Thursday, September 27, 2018

Brett Kavanaugh, Steven Avery, and their accusers

In the mid-1980s, Steven Avery was charged with several crimes after Penny Beerntsen was found raped and beaten.  Avery had more than a dozen alibi witnesses and a store receipt showing he was nowhere near the scene of the crime, yet he was convicted.  Why?  The accuser pointed the finger at him and said she was sure it was him.  “I remember his face very clearly. It’s like a photograph in my memory,” she testified.  (See chapter one, here.)

Tuesday, September 11, 2018

Bubble Reputations


Mark Twain wrote that if you “give a man a reputation as an early riser, he can sleep til noon.”

These types of bubble reputations are how Christopher Hitchens picked his targets, including Mother Teresa and Princess Diana.  Well, there are two other bubble reputations that need to be pricked, as Hitchens would say. Those reputations belong to basketball star LeBron James and women's tennis great Serena Williams.

Saturday, September 1, 2018

Anatomy of a False Confession: The Interrogation and Conviction of Brendan Dassey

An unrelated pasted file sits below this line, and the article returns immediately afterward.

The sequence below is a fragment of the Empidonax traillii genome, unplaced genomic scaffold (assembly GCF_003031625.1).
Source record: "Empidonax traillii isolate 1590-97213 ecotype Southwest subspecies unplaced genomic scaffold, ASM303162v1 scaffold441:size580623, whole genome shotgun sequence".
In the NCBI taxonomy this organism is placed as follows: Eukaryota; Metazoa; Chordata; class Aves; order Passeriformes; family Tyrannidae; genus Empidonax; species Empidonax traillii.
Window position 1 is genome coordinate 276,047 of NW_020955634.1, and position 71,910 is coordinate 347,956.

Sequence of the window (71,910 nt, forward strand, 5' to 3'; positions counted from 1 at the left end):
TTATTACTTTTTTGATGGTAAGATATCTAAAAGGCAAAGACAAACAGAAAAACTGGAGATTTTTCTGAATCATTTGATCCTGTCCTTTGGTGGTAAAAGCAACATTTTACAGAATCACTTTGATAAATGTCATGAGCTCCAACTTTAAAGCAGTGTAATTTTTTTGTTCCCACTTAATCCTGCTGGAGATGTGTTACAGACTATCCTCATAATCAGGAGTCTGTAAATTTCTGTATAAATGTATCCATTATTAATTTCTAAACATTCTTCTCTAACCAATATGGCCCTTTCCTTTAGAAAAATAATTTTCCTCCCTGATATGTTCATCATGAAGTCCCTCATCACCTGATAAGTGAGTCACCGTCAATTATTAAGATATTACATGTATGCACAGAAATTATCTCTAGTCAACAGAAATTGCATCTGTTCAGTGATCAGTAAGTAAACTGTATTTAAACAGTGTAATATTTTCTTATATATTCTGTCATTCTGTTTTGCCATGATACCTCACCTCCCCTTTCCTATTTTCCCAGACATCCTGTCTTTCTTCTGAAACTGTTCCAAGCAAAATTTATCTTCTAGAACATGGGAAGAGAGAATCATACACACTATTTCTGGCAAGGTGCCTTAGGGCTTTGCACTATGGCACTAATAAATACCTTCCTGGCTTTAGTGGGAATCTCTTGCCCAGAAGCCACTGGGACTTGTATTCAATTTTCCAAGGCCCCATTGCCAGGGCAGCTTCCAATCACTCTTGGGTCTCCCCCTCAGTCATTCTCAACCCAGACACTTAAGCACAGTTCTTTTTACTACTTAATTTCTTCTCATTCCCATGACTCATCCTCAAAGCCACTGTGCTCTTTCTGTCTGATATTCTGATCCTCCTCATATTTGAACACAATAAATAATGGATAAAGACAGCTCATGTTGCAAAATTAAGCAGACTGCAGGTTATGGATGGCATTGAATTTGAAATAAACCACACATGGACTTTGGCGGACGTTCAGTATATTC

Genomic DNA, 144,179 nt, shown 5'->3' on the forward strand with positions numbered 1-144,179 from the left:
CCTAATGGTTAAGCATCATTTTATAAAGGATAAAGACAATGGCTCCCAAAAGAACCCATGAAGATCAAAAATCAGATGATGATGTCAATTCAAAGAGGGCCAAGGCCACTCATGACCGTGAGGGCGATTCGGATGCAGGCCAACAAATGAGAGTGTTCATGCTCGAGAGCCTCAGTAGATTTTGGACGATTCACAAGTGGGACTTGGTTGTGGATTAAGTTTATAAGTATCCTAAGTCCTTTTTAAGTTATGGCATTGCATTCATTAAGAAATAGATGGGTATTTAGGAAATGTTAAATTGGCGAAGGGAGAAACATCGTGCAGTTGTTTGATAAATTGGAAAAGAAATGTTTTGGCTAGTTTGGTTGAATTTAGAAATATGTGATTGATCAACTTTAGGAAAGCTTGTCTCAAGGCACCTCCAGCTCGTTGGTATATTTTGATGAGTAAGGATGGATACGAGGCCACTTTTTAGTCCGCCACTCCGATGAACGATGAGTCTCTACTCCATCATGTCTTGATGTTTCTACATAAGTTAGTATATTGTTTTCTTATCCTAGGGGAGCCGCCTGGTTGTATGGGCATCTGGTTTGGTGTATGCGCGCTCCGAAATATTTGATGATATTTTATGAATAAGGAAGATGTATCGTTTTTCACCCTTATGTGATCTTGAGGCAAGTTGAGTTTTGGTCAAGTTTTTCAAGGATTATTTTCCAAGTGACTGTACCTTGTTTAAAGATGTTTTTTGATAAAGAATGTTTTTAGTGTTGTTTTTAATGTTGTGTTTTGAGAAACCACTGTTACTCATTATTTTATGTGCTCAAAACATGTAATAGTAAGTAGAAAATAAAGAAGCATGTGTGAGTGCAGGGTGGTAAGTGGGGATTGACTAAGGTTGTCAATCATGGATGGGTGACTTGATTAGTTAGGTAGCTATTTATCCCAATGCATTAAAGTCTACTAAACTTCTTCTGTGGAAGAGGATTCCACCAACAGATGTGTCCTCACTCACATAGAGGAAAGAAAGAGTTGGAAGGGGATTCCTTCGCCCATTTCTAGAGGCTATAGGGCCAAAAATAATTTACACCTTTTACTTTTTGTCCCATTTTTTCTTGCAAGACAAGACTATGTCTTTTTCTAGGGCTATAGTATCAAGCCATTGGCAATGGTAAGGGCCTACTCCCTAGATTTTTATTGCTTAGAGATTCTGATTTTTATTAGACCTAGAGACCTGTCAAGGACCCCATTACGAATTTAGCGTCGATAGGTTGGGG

My new book on the Brendan Dassey interrogation and conviction is available for pre-order, here.  It will be published by Rowman & Littlefield on November 8th.  In the meantime, read the "spotlight" feature about the book in Publishers Weekly, and subscribe to The Legal Watchdog or keep up with Knightly on Twitter for book reviews as they roll in before publication.  One of the world's foremost experts on police interrogations and false confessions has already weighed in on the book:

"Michael Cicchini has written a wonderfully descriptive and insightful book, the definitive account of the interrogations of Brendan Dassey and his coerced, contaminated and (almost certainly) false confessions. Cicchini masterfully describes the tricks of the interrogation trade, how police investigators have adapted to the theoretical Miranda protections and turned them to their advantage, and, more importantly, how and why police interrogation strategies . . . can and sometimes do lead to false confessions from the innocent. Anyone who watched the Netflix series Making a Murdererwith rapt fascination will want to read this book."

— Richard A. Leo, author, Police Interrogation and American Justice; Professor of Law and Psychology, University of San Francisco